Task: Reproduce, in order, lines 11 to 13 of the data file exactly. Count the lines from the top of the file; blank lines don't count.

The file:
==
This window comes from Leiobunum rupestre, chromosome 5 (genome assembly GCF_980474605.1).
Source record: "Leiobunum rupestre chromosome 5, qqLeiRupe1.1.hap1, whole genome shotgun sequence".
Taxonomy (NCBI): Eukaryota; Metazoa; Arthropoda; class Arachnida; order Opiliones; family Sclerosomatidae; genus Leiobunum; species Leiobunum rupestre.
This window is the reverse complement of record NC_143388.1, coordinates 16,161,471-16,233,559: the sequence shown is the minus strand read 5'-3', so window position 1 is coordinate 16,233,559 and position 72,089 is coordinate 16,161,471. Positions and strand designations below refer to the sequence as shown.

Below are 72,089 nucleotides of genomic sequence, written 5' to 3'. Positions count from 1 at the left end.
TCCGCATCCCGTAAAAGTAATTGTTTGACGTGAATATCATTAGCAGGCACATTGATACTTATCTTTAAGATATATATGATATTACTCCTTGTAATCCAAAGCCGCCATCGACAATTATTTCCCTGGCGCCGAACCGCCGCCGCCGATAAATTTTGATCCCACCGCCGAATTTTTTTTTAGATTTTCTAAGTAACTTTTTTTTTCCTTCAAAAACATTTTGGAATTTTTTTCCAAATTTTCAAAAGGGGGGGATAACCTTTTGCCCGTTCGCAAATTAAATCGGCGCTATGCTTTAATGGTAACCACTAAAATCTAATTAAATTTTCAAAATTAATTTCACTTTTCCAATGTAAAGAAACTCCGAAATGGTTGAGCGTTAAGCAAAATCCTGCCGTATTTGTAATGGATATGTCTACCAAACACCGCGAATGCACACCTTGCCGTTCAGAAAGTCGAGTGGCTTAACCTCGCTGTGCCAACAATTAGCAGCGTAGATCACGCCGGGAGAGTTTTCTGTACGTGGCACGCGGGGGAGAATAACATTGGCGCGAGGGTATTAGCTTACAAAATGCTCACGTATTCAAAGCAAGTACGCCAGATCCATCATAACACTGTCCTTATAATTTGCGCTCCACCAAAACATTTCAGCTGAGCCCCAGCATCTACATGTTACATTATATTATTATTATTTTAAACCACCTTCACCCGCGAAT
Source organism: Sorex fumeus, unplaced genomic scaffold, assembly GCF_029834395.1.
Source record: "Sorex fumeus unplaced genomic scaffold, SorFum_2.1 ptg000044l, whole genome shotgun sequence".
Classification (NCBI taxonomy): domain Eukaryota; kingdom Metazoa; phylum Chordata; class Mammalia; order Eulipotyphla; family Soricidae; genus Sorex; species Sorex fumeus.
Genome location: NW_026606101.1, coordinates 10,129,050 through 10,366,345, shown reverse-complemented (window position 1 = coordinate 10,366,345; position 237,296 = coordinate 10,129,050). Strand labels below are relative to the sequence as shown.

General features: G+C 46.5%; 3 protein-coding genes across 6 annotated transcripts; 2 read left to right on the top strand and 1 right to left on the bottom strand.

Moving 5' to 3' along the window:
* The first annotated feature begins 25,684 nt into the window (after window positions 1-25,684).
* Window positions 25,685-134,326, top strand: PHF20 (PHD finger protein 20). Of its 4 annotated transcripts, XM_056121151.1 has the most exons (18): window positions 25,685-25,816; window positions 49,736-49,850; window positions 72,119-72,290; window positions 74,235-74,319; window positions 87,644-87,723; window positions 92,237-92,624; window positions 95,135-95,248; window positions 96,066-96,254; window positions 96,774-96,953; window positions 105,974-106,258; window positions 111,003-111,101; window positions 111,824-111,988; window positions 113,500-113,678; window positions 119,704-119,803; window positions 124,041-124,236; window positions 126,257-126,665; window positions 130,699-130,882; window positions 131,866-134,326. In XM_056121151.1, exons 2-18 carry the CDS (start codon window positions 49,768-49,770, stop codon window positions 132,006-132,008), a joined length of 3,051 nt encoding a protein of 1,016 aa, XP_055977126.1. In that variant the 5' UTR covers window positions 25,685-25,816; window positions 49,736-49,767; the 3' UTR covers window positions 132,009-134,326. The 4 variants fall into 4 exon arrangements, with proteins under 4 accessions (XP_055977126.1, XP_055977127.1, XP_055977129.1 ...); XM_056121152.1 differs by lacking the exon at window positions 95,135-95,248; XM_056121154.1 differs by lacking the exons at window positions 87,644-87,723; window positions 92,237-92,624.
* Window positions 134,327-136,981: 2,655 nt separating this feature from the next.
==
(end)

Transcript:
General features: G+C 46.5%; 3 protein-coding genes across 6 annotated transcripts; 2 read left to right on the top strand and 1 right to left on the bottom strand.

Moving 5' to 3' along the window:
* The first annotated feature begins 25,684 nt into the window (after window positions 1-25,684).